Marlon Brando is a man not without his misgivings, that’s clear for anybody to see and, in the 21st century, it hits you square between the eyes. The actor has certainly lived a storied life and has upset more than a few apple carts along the way, including most actors who worked with him. One particular moment we can get on board with, however, a moment of anti-establishment behaviour, came when he refused his Oscar for Best Actor in 1973 following his eponymous role in The Godfather.
In 1973, the actor was coming out of a very difficult decade both professionally and personally. The sixties were not kind to Brando or his career, his previous two movies had bombed and his off-screen antics on Mutiny had caught up with him—Brando had become an industry black sheep, not a big enough name to draw in crowds and now, notoriously difficult to work with. Rumours that Brando may never work in Hollywood again began to swirl. The opportunity to work on The Godfather, therefore, likely looked like the last throw of the dice for the iconic yet ageing actor.
What a throw it turned out to be. The wonderful portrayal of a 1940s mafia family based out of New York would cement so many careers into the annals of Hollywood history, but it was Marlon Brando’s performance as The Don which would stand out among the rest. It would be recognised by his peers and his critics alike, garnering a reputation that had seemed irretrievable.
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His portrayal of the paradoxical patriarch, a ruthless and violent criminal desperate to love and protect his family, will forever go down in history and rightly earned him the Best Actor nomination in 1973. He faced tough competition from Peter O’Toole, Michael Caine and Laurence Olivier (those were the days), yet Brando was still the favourite to win after The Don had won America’s hearts and minds.
Yet Brando, ever the anarchist at heart, decided he would not attend. In fact, on the eve of the awards he announced that he would boycott the 45th annual Academy Awards and instead would send a representative to take his place should he win. He would send a little-known actress and the President of the National Native American Affirmative Image Committee, Sacheen Littlefeather. It was a bold move intended to make a statement.
When Roger Moore and Liv Ullman announced Brando’s name as the winner of the Best Actor award, Littlefeather arose from her seat in full Apache dress and solemnly made her way to the stage with intent. As Moore began to put the award under her nose, Littlefeather motioned it away with an open palm; she stood behind the podium, looked at the crowd, set down a 15-page letter Brando had passed along beside her and begun.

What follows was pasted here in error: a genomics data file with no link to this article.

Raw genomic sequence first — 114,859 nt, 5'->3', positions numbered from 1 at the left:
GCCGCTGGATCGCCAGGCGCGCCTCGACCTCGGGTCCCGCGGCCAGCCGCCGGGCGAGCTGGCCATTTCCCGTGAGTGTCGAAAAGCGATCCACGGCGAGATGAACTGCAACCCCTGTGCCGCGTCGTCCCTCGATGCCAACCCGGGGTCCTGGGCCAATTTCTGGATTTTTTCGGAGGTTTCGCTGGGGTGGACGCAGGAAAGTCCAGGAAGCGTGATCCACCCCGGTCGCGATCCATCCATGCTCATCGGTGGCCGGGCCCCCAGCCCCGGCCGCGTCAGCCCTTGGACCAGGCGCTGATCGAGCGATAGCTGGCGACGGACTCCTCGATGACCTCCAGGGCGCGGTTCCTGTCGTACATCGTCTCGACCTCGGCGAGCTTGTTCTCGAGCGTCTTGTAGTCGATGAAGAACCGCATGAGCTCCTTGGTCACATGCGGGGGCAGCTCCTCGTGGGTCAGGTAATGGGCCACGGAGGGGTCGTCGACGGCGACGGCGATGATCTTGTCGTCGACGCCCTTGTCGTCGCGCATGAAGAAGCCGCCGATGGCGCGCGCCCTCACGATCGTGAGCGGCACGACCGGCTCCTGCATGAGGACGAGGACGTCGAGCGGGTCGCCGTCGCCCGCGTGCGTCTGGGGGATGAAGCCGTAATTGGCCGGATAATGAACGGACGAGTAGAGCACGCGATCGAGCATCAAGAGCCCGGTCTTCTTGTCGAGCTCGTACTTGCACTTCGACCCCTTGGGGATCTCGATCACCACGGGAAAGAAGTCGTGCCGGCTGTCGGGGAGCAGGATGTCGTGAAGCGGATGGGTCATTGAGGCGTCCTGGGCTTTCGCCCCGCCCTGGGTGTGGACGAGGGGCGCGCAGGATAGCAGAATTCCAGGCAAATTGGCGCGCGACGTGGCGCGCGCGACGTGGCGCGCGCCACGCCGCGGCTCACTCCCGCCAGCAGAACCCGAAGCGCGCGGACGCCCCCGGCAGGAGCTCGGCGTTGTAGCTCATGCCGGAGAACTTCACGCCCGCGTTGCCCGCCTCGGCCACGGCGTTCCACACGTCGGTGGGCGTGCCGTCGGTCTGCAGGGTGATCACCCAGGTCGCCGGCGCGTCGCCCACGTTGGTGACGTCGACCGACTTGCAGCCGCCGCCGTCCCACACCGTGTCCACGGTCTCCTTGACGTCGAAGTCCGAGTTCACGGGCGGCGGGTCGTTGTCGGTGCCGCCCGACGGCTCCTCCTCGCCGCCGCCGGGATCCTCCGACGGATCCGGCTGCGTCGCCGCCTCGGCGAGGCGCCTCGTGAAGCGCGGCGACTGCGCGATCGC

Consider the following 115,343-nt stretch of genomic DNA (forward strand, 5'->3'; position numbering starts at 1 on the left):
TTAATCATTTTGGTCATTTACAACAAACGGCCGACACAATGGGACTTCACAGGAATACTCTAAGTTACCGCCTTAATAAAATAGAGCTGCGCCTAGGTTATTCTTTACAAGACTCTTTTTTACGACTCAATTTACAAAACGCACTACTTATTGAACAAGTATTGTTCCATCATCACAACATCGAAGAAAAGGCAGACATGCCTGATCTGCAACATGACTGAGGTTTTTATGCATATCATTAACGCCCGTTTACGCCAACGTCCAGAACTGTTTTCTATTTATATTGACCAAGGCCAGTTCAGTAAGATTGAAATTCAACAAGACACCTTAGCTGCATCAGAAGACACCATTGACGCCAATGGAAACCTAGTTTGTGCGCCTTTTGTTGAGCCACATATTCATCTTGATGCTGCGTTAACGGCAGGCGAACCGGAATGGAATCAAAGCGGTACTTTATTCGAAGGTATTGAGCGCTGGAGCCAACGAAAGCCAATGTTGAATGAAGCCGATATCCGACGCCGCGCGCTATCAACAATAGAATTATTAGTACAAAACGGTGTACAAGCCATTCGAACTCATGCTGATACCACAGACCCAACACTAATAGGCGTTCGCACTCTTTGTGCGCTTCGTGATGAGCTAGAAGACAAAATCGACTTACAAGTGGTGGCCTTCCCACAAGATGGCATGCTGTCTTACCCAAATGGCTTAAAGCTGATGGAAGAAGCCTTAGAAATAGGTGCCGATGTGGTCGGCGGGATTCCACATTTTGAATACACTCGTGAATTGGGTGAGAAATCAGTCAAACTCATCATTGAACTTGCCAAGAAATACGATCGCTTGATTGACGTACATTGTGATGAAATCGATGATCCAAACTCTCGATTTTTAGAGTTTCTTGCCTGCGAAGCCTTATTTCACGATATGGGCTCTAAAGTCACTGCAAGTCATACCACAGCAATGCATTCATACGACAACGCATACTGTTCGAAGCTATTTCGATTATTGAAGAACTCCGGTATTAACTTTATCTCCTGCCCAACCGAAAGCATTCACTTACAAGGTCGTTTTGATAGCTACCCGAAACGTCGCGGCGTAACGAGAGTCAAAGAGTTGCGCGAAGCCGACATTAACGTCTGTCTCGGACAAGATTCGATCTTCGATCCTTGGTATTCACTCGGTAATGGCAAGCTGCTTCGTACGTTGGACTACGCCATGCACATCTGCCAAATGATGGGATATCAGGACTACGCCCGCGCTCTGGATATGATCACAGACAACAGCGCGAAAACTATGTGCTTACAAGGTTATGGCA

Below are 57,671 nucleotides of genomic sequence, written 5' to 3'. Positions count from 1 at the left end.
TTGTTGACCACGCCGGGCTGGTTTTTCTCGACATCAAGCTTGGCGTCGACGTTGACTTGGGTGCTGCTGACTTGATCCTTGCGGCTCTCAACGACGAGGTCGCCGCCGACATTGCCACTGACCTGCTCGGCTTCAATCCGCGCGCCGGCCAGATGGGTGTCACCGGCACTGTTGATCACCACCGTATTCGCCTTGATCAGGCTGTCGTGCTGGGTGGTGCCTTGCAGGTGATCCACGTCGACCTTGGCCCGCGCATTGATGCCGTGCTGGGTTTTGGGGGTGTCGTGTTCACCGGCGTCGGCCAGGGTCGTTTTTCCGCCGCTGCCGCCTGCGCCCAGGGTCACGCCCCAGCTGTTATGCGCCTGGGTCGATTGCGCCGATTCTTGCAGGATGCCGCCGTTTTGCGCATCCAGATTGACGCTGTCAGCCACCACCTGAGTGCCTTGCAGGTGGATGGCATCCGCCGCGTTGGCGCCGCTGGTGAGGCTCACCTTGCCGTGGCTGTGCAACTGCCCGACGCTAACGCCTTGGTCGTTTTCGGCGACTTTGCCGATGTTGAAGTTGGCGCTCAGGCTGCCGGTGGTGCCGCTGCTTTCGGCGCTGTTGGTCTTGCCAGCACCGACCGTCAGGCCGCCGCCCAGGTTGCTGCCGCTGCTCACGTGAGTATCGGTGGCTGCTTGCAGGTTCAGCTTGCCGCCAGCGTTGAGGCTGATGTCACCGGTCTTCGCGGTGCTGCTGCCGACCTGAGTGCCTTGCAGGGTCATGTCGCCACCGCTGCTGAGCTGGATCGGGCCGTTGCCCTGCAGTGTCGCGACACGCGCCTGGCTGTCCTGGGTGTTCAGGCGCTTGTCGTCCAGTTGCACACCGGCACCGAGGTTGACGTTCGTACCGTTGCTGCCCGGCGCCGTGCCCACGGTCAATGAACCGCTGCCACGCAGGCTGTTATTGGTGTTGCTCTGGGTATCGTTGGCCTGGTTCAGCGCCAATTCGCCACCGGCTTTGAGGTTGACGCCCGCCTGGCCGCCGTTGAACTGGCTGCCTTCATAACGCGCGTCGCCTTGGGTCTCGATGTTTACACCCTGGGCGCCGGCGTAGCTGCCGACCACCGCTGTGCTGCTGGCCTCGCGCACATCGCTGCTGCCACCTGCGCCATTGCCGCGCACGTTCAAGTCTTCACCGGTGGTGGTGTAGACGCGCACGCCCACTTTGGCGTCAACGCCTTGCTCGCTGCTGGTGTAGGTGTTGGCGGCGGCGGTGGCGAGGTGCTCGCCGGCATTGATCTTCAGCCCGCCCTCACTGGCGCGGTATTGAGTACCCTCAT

She said, “I’m representing Marlon Brando this evening, and he has asked me to tell you that he very regretfully cannot accept this very generous award. And the reasons for this being are the treatment of American Indians today by the film industry.” At this point, the crowd began to boo and were clearly enraged both by the refusal and the gall to accuse the industry at their own celebration.
An unimaginable idea today, the crowd were dead set against this flagrant disruption of showbiz in the name of racial equality — it was unsightly. She continued, “and on television in movie reruns, and also with recent happenings at Wounded Knee.” It may seem impossible to imagine now, but the stars in attendance were figuratively frothing at the mouth with anger at this show of, what they determined as, disrespect.
The happenings at Wounded Knee saw the federal government partaking in armed conflict against Native American activists in the South Dakota town. It was not a pretty sight but it wasn’t as ugly as the plethora of Hollywood actors determined to drag down this moment of free speech. Clint Eastwood debated whether he should present the Best Picture award “on behalf of all the cowboys shot in John Ford westerns”.
It didn’t end there either. While patrons of the event were booing in the crowd, iconic actor, John Wayne was standing at the side of the stage visibly upset. “[Brando] should have appeared that night and stated his views instead of taking some little unknown girl and dressing her up in an Indian outfit,” he later told New York Post. This plus many other high profile celebs wrongly saying that Littlefeather wasn’t an Apache by blood likely proved Brando’s point and confirmed his reasoning for making it.
The very next day The New York Post printed the entirety of Brando’s 15-page speech where he spoke about why he chose this moment to take a stand. Brando wrote: “The motion picture community has been as responsible as any for degrading the Indian and making a mockery of his character, describing him as savage, hostile and evil. It’s hard enough for children to grow up in this world. When Indian children… see their race depicted as they are in films, their minds become injured in ways we can never know.”
Watch below as Sacheen Littlefeather rejects Marlon Brando’s 1973 Oscar for Best Actor for The Godfather.